"It's systemic — it's citywide,' says Henry Senyak, president of the Tremont West Development Corporation and a man who can recite city code like Rain Man can recite the digits of pi. "In some wards, they stay on top of it to protect quality of life for the residents. In some neighborhoods, it's not even addressed. So many neighborhoods are having a renaissance, where they want strong quality-of-life ordinances and the ability to enforce them, with everybody on the same page."

Neighbors have also clashed with mechanics on Bellaire between West 117th and West 130th. There, numerous repair shops bolted during lengthy road work, but returned recently once construction was complete. Half a dozen Bellaire shops have been cited, appealed their citations, and lost. Buying time by appealing is common practice. All it does is kick the can down the road, while neighbors get more annoyed.

Tremont, with its hybrid of classes and cultures, is fertile territory for such disputes. The Scranton area, wedged between gentrifying Tremont and the poorer, heavily Hispanic streets to the north, is particularly susceptible to complaints — as well as backlash accusations of racism from owners of the primarily Hispanic-owned shops there.

Councilman Brian Cummins, who represents the Scranton stretch of Tremont, says the controversy signifies more than just a witch hunt for ugly businesses.

"I think part of the problem is residents have some pretty strong issues about the aesthetics of the businesses," he says. "But too often the businesses on Scranton don't feel like they've been all that well represented [by Tremont West]. I think this sets up conflicts; you've got residents or businesses that aren't in communication with each other."

Cummins says he's tried to coach Tu Casa on ways to spruce up without shelling out. He's met with Bezares multiple times, seeking solutions that would be both workable and legal. He believes some problems — like too many parked cars — could be sidestepped with a variance that would supersede the current law, perhaps by double-parking them in neat rows. But others say no way.

"If you let one, you let them all," says Senyak, a lightning rod in the neighborhood's repair-shop wars.

In the summer of 2010, Senyak launched a crusade on behalf of Tremont West, sending an invitation to each of a half-dozen garages to a meeting to discuss code violations. The goal, ostensibly, was to arrive at a set of rules that would apply to all of Tremont's garages. The result was a city visit to every garage, with several citations resulting — over everything from junk parts to peeling paint.

But the aesthetics police didn't cover other controversial elements, such as the placement of Cuevas' shed in front of his business or pleas to build decorative fencing to conceal the mess. Those required a knock on various doors of city government.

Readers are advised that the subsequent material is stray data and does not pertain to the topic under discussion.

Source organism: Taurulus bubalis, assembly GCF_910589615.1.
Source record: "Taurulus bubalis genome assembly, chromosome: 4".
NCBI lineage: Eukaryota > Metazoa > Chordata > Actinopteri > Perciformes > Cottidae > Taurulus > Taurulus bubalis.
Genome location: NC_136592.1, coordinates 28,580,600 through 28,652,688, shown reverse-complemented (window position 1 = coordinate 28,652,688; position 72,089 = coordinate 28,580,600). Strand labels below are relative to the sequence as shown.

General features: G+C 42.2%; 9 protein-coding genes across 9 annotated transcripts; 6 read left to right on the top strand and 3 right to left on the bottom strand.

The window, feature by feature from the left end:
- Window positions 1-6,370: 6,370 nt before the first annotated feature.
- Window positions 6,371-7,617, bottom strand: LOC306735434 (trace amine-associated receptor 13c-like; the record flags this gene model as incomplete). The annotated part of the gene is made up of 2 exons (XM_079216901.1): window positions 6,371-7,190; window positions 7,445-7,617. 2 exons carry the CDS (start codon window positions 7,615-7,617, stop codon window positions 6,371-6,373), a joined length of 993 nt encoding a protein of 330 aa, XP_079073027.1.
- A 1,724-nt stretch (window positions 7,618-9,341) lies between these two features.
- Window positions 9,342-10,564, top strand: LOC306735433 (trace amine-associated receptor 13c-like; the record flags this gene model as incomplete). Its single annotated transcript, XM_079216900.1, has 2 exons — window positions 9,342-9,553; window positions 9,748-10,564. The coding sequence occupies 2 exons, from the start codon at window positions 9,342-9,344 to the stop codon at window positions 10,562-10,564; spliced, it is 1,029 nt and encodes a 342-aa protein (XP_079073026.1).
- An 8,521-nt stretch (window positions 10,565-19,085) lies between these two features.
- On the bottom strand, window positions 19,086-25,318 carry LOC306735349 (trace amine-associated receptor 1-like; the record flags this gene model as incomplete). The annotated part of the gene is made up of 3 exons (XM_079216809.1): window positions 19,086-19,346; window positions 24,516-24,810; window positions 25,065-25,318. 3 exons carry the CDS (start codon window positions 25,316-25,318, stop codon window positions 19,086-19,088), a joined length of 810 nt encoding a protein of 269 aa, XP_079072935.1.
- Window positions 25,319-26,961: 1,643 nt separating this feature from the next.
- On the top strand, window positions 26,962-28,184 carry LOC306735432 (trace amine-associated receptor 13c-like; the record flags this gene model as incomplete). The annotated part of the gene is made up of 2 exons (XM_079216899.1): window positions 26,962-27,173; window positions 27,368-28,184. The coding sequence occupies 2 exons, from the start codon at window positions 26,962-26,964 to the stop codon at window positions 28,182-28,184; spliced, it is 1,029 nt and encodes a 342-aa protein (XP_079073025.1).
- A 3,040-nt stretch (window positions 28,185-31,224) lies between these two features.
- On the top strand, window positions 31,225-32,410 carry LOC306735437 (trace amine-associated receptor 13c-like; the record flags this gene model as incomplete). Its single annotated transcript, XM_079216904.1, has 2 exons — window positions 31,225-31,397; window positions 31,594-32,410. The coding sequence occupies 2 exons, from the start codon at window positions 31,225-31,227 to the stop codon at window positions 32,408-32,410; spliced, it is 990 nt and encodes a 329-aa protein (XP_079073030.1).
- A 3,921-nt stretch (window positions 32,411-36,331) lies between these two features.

Senyak says that the Building & Housing department determines any location's legal use. Assessments & Licenses requests Building & Housing to conduct inspections so that it can grant or deny annual licenses.

Not surprisingly, says Cummins, the many tentacles of code enforcement can be confusing to business owners — and even to city departments and officials.

He says that while he was helping Tu Casa solve its problems, he got two contradictory communications: A zoning official said there was no evidence of a use permit for the shop; the Board of Zoning Appeals confirmed that a use permit had been granted.

Back at Angel's Auto Repair, Cuevas came to an agreement with his detractors that he would move the shed to the rear of his property and put up a "visually appealing" fence with landscaping. He applied for both through the Board of Zoning Appeals. After five postponements — some on his part, some on the part of his opponents — Cuevas withdrew his request in December. He says he can no longer get a fair shake from the city, adding that Cimperman has threatened to send inspectors to his place to harass him with petty citations.

Cimperman says he isn't trying to put Cuevas — or anyone else — out of business.

"Some of these auto shops have been around since before Tremont became Tremont. Nobody discounts that we need them. When people criticize him, he says it's because of gentrification, or he says it's because he's Hispanic.

"I've been trying to get him to understand that nobody wants to shut him down — they just want to see more maintenance. He fixes old people's cars for free. All the teachers at Tremont Montessori go to him to get oil changes. He gives the teachers a discount. He's a good guy. If he would just remove [the shed] and stop parking old cars all over, he'd be fine.

"Just don't make your place look so junkyardy."

Over at Tu Casa, Bezares says he's looking for an overflow location — somewhere nearby and accessible. His wife Marta, the shop's office manager, says they looked at a spot a few blocks east on Scranton, but figure it was way too small.

Cummins is working with them, but admits he often feels like tearing out his hair.

"The residents say it looks like crap," he says. "They say they have too much work. We do need to hold businesses responsible for trying to live within the regulations. I would hope there would be understanding on both sides."